DIARY: I received a comment from a cyber friend today and decided to publish this article as a few people have asked similar questions or voiced their concern about myself ‘managing’ my addiction.
Terry, this is a general comment about your site more so than about this topic as such. Specifically about the information in your sidebar actually. Also I say this as someone who has grappled with a number of addictions so, please understand my comments are not intended to be judgemental. Mate, it seems to me, that your experience is possibly somewhat atypical, your claim (and I have no reason to believe you are being dishonest) to be living a more or less "normal" (don't like the word myself, conventional might be a better substitute)life but-for-being-a-heroin-addict seems to me to be a kind of attempt to normalise your addiction. I know I kept drinking and using drugs for many years on the illusion of managability, I believed my addiction was manageable, so I kept using. I had to -like it says in the first step- admit that i was powerless and that my life had become unmanageable.
While you continue on with the belief that your life is manageable while you continue to use, you will relapse. Obviously this isn't something I usually discuss in a public forum so you can email me if you'd like to respond, obviously you can choose to ignore or take on board what I have to say, it's entirely up to you.
For the record I have been street drug and alcohol free for five years now and I was a daily, round-the-clock abuser of a number of substances. There was a time in my life when I couldn't even imagine going a day without some kind of mind altering chemical.
First of all, I am actually a recovering addict. I am on what’s called, substitution treatment which is the most common form of treatment for heroin addiction. Substitution treatment usually involves methadone or buprenorphine which keeps the patient “stable” by maintaining their addiction with something else apart from street heroin. These substitution drugs are just as addictive as heroin but each dose is much longer lasting and doesn’t get the patient high. The idea behind it is to give the patient time to stabilise their life without worrying about finding money or drugs everyday. Once on methadone, most patients can live a fairly normal life with work and other normal functions of life. After being stable for a period, the patient can then be weaned off methadone slowly until they are free of opiates.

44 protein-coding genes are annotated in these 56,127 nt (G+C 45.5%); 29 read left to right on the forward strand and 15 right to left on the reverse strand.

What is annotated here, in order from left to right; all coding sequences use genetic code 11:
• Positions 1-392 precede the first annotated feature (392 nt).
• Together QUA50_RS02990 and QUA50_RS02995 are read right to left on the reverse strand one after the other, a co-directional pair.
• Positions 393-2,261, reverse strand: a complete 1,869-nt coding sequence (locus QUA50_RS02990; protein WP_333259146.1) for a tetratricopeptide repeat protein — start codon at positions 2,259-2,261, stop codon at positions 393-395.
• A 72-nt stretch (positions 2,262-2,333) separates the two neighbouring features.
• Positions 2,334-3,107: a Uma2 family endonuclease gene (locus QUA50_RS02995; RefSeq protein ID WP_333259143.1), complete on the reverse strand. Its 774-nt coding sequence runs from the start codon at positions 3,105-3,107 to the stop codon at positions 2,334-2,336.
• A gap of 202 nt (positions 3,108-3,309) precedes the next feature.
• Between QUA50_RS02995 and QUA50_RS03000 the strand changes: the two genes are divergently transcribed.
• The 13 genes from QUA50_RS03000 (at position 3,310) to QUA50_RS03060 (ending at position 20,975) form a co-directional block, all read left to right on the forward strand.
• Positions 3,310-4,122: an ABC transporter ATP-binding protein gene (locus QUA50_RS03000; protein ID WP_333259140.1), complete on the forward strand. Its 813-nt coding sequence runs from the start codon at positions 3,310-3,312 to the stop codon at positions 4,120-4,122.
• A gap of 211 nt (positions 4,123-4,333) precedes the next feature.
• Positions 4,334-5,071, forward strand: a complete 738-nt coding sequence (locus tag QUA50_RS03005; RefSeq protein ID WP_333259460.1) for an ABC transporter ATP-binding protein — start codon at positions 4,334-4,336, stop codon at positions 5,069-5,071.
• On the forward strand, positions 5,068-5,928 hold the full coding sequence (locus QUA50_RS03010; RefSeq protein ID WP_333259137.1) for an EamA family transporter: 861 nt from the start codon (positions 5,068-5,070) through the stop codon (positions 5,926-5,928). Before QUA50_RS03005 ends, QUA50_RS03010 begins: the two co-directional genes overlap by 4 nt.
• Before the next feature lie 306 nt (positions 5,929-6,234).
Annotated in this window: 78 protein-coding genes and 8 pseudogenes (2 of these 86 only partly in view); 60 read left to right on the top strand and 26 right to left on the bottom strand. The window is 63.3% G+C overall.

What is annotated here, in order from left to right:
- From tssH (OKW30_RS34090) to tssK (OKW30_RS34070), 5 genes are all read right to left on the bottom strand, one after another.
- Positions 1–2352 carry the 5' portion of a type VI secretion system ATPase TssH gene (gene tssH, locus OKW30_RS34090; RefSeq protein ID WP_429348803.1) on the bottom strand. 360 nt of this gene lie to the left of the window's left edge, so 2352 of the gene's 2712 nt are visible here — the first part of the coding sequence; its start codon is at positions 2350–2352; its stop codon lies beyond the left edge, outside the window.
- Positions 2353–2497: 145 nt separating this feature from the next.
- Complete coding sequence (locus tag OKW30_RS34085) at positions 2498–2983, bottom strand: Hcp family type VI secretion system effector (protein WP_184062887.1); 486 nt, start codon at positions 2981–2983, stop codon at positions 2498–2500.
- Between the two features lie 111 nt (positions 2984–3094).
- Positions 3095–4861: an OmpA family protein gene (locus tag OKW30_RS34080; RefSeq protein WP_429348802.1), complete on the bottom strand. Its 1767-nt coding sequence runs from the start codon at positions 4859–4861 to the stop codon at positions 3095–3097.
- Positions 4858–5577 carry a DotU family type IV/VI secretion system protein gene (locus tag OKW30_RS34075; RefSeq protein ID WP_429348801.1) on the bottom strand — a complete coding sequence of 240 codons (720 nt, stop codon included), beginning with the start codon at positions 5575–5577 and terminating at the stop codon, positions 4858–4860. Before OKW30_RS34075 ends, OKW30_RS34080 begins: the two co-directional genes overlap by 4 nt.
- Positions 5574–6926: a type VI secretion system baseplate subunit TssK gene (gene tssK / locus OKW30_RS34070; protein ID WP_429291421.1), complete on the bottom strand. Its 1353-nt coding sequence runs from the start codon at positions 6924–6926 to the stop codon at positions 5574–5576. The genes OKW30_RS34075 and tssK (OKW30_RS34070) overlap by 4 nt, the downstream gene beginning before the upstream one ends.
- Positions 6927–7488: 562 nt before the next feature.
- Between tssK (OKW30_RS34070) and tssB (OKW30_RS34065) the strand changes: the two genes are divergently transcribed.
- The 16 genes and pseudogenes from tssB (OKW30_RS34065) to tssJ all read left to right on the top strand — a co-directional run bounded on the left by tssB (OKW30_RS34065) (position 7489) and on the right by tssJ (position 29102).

Due to a pain condition and the problems of depression and some health issues from methadone, I have been switched over to slow release oral morphine (SROM) which works on basically the same principal as methadone. Morphine is not allowed to be prescribed solely for addiction in Australia but is an option for addiction treatment in some other countries.
Although substitution treatment can get you physically clean from heroin, often the physiological cravings can lead the patient back to heroin. To succeed with substitution treatment, counselling is recommended and it increases the chances of staying clean. Many methadone patients relapse and usually it takes a few attempts.
A major issue is that often people start on heroin because of a personal problem, particularly deep rooted physiological trauma or mental health issues like depression. When these people get clean, their problem might still persists and the chances of relapsing are high.
As you can see, addiction is very complex and addicts are usually misrepresented by the MSM and the ignorant as just selfish, hopeless junkies. For the majority, this isn’t true and until addiction is treated entirely as a health instead of a legal issue, the politicians and MSM will continue to use the personal health issues of addicts as publicity fodder. Some other people like myself have major problems kicking opiates and spend years or even decades on methadone. For some, life on methadone is fine and recent research is showing that it might be an appropriate strategy to keep some patients on methadone indefinitely.